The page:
One of the recent changes in approaching retirement has been a shift from a complete exit of the labor force to a partial one. Retiring for many may mean the freedom to work only the amount of time they want, and for work to become an optional part of their lives.
This may be because transitioning into retirement can be such a difficult process. Restructuring one’s finances from the lifelong accumulation model into a lifetime distribution phase, and the new worries of running out of funds, may contribute to a piecemeal transition.
Another part is that the retiree will have an abundance of unstructured time on his or her hands. Everyone has things to do on their bucket list, but some of those things may be inaccessible due to travel being restricted or other social avenues being shut down due to the pandemic.
Hence, the idea of giving someone a special gift at retirement, one that targets the newly available and unfamiliar free time.
Many of the great retirement gift ideas are specifically enjoyable time sinks, and may be more appropriate than ever to consider for friends and family getting ready to retire.
Gift Idea #1: The Joy of Painting – Startup kit
The idea of painting without formal training or classes has long been popular. Bob Ross was one of the most successful of the “TV art teachers” with his Joy of Painting. Bob’s gentle voice and approach created a relaxing environment in which to give it a try, giving amateurs the confidence that they might paint something to be proud of. With his step by step instructions, even though every participant is following the same directions they each create something that is uniquely theirs.
Best of all, the startup kit has all the needed materials included, so you don’t have to hunt separately for brushes or paints or canvas. The kit is available on Amazon and other retailers, though the bobross.com was under maintenance at the time of this writing. If the hobby works out, more videos are available on different streaming sites, so more paintings could be done after the startup kit is finished.
Gift Idea #2: Gear for outdoor hobbies such as golfing, gardening, or hiking
Spending time outdoors and staying active and fit become more important as we age. Some retirees actually find that they become more fit than ever before, because they devote time to hiking, gardening, golfing.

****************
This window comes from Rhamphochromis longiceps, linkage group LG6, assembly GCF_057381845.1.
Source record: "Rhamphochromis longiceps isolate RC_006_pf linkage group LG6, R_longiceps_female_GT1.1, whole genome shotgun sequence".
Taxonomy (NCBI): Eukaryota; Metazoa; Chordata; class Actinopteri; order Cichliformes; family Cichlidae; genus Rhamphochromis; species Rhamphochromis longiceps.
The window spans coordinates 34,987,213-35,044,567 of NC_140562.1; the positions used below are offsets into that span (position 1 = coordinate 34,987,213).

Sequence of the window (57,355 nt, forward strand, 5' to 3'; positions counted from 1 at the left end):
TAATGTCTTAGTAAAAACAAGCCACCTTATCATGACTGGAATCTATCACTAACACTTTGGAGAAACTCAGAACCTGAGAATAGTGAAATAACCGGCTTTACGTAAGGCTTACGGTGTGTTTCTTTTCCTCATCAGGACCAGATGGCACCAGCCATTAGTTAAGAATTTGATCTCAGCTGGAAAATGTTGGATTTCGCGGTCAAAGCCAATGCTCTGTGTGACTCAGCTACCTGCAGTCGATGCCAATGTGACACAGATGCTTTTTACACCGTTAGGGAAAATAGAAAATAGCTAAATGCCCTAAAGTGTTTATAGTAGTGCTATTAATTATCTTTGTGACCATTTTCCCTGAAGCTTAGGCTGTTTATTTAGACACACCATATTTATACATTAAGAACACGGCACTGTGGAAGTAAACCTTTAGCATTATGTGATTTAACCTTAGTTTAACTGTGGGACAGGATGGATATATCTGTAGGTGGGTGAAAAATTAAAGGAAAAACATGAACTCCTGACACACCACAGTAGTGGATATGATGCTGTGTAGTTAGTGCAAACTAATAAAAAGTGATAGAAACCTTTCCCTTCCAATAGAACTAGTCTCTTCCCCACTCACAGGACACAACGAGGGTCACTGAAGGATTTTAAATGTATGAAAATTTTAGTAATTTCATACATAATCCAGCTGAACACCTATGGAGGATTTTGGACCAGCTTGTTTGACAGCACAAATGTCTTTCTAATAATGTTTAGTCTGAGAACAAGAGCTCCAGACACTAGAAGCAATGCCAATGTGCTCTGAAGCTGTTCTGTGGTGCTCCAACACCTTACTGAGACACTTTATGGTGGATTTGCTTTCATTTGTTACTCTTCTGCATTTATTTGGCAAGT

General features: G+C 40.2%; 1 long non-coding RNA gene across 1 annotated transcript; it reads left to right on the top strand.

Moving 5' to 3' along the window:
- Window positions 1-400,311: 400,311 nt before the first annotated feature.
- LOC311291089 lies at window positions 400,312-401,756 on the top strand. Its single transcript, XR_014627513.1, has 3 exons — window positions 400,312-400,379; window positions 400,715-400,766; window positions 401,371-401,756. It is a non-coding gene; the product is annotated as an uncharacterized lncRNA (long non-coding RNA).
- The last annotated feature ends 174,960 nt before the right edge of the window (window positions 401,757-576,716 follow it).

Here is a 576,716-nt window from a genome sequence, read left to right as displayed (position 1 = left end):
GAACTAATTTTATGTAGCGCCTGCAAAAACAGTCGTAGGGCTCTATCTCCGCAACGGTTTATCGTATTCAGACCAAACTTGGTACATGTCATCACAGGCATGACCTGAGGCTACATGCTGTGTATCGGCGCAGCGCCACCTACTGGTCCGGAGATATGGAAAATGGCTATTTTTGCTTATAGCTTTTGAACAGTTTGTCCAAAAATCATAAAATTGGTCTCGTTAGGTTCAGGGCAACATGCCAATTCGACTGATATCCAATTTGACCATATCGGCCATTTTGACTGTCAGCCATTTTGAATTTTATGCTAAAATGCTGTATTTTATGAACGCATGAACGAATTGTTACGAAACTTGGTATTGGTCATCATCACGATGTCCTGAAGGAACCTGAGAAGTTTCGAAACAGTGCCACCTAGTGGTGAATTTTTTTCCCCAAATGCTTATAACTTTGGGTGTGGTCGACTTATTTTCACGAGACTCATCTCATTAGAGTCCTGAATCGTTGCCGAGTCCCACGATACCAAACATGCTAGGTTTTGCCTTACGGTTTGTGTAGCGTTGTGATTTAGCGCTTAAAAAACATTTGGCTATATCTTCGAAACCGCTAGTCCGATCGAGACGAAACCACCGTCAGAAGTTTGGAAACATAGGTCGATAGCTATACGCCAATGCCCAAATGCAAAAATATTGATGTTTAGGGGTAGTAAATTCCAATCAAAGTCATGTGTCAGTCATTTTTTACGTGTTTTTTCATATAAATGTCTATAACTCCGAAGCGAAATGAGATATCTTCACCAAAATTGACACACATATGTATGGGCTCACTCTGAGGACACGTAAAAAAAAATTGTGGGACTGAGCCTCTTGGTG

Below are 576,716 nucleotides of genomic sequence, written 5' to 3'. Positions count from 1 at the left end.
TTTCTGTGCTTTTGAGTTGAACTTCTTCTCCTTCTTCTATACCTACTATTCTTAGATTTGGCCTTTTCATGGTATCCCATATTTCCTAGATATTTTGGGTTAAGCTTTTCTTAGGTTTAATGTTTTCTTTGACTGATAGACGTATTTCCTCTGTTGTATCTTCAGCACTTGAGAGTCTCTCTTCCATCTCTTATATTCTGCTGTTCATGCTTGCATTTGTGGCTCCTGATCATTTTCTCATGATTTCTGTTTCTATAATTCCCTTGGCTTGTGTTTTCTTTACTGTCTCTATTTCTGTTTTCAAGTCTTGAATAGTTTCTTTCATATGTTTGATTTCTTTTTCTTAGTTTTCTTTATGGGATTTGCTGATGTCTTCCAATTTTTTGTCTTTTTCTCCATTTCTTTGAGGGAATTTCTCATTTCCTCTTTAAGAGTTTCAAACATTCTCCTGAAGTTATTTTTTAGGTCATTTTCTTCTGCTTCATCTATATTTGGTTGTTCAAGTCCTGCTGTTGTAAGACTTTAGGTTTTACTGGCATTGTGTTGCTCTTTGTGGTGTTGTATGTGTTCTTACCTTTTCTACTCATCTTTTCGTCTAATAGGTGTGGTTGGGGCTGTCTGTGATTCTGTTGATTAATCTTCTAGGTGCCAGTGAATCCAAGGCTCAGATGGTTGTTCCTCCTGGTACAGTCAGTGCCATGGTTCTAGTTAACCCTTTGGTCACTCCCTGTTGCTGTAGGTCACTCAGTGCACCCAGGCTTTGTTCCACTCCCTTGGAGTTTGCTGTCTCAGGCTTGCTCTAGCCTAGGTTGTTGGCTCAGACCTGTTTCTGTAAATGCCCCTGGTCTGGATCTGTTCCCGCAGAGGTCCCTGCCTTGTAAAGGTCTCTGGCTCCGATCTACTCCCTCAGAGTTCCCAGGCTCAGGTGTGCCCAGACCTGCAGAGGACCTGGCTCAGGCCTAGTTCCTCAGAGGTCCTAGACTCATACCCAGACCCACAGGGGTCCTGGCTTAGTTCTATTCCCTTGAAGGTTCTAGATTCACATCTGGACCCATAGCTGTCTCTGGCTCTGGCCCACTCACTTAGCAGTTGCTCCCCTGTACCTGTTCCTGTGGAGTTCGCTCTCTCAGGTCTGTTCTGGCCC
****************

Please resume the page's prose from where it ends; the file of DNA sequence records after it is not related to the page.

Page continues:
Initially during the pandemic, golf courses in NJ were shuttered. However, we have now found that being outdoors has a lower risk of transmission, and the courses have now reopened with additional safety precautions in place. Similarly, many state parks have reopened as well.
If the prospective retiree already enjoys these hobbies, the gift may not create a new time sink, but it still encourages the activity. Some don’t realize the impact that quality hiking boots can make it terms of the enjoyability of a hike. Stability and support can be the difference between wanting to do the activity again, or shying away completely.
Gift Idea #3: iPad or Kindle, preloaded with games and books
Baby boomers are not as unfamiliar with modern technology as the “greatest generation,” but that doesn’t mean it’s not still a hassle to wade through the thousands and apps and entertainment options to find what is pertinent. Getting an iPad or Kindle and preloading it with books in the retiree’s favorite genre, or games they might enjoy, both provides a platform for further exploration and creates an additional use for free time. If the retiree doesn’t seem like someone that would enjoy video games, choose digital versions of things they may do already, such as jigsaw or sudoku puzzles. Many Jigsaw apps allow you to create your own jigsaw puzzles, so you could load in family photos to surprise them.
Gift Idea #4: Babysitting Job
If you think the retiree really wants to keep working, but doesn’t have the opportunity to, one of the best gifts you can give them is just that, work. Ask them for help, and specify the jobs in which they could be of service and feel valuable.
One job that is often requested of retirees is babysitting their grandchildren. You could consider asking for that service on a regularly scheduled basis, instead of only during special occasions, if the interest is there. There are many other ways to ask for help too.
At Garden State Trust Company, we help people with retirement income planning, and understanding whether or not they are ready to retire and how they would need to budget during retirement. If you’re approaching retirement and would be interested in a consultation, please let us know.